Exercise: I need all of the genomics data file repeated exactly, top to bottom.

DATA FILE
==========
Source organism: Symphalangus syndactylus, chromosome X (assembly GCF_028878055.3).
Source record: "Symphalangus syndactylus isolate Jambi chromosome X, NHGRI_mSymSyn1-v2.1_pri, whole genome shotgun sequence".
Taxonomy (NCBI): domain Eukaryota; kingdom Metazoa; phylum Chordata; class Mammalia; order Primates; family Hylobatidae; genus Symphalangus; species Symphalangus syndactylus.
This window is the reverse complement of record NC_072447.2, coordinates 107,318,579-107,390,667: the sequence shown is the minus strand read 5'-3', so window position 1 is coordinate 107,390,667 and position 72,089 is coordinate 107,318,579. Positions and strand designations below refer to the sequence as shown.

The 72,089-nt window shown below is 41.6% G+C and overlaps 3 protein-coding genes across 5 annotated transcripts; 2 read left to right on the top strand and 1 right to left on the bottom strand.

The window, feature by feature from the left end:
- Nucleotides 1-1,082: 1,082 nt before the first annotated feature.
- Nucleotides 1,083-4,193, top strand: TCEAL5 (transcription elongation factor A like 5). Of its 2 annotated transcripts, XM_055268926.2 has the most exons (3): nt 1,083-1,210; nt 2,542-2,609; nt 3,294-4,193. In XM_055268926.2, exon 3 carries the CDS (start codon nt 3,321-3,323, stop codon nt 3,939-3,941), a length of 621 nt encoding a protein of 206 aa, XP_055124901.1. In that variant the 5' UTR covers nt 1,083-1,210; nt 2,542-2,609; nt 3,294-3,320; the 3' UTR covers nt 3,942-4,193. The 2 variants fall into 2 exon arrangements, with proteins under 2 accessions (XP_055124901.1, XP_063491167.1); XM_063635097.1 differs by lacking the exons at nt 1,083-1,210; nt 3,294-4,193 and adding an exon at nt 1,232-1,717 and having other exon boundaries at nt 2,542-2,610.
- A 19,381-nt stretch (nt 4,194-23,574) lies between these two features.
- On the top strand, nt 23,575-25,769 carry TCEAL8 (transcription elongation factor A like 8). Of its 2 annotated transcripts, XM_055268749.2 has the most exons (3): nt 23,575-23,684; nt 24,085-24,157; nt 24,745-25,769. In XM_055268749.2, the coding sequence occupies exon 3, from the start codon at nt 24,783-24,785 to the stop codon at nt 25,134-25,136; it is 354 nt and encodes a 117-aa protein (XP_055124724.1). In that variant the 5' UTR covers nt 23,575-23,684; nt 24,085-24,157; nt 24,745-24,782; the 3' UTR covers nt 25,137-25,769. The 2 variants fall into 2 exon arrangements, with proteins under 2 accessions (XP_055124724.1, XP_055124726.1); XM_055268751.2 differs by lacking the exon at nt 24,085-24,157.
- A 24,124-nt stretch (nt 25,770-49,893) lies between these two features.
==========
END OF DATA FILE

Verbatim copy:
Source organism: Symphalangus syndactylus, chromosome X (assembly GCF_028878055.3).
Source record: "Symphalangus syndactylus isolate Jambi chromosome X, NHGRI_mSymSyn1-v2.1_pri, whole genome shotgun sequence".
Taxonomy (NCBI): domain Eukaryota; kingdom Metazoa; phylum Chordata; class Mammalia; order Primates; family Hylobatidae; genus Symphalangus; species Symphalangus syndactylus.
This window is the reverse complement of record NC_072447.2, coordinates 107,318,579-107,390,667: the sequence shown is the minus strand read 5'-3', so window position 1 is coordinate 107,390,667 and position 72,089 is coordinate 107,318,579. Positions and strand designations below refer to the sequence as shown.

The 72,089-nt window shown below is 41.6% G+C and overlaps 3 protein-coding genes across 5 annotated transcripts; 2 read left to right on the top strand and 1 right to left on the bottom strand.

The window, feature by feature from the left end:
- Nucleotides 1-1,082: 1,082 nt before the first annotated feature.
- Nucleotides 1,083-4,193, top strand: TCEAL5 (transcription elongation factor A like 5). Of its 2 annotated transcripts, XM_055268926.2 has the most exons (3): nt 1,083-1,210; nt 2,542-2,609; nt 3,294-4,193. In XM_055268926.2, exon 3 carries the CDS (start codon nt 3,321-3,323, stop codon nt 3,939-3,941), a length of 621 nt encoding a protein of 206 aa, XP_055124901.1. In that variant the 5' UTR covers nt 1,083-1,210; nt 2,542-2,609; nt 3,294-3,320; the 3' UTR covers nt 3,942-4,193. The 2 variants fall into 2 exon arrangements, with proteins under 2 accessions (XP_055124901.1, XP_063491167.1); XM_063635097.1 differs by lacking the exons at nt 1,083-1,210; nt 3,294-4,193 and adding an exon at nt 1,232-1,717 and having other exon boundaries at nt 2,542-2,610.
- A 19,381-nt stretch (nt 4,194-23,574) lies between these two features.
- On the top strand, nt 23,575-25,769 carry TCEAL8 (transcription elongation factor A like 8). Of its 2 annotated transcripts, XM_055268749.2 has the most exons (3): nt 23,575-23,684; nt 24,085-24,157; nt 24,745-25,769. In XM_055268749.2, the coding sequence occupies exon 3, from the start codon at nt 24,783-24,785 to the stop codon at nt 25,134-25,136; it is 354 nt and encodes a 117-aa protein (XP_055124724.1). In that variant the 5' UTR covers nt 23,575-23,684; nt 24,085-24,157; nt 24,745-24,782; the 3' UTR covers nt 25,137-25,769. The 2 variants fall into 2 exon arrangements, with proteins under 2 accessions (XP_055124724.1, XP_055124726.1); XM_055268751.2 differs by lacking the exon at nt 24,085-24,157.
- A 24,124-nt stretch (nt 25,770-49,893) lies between these two features.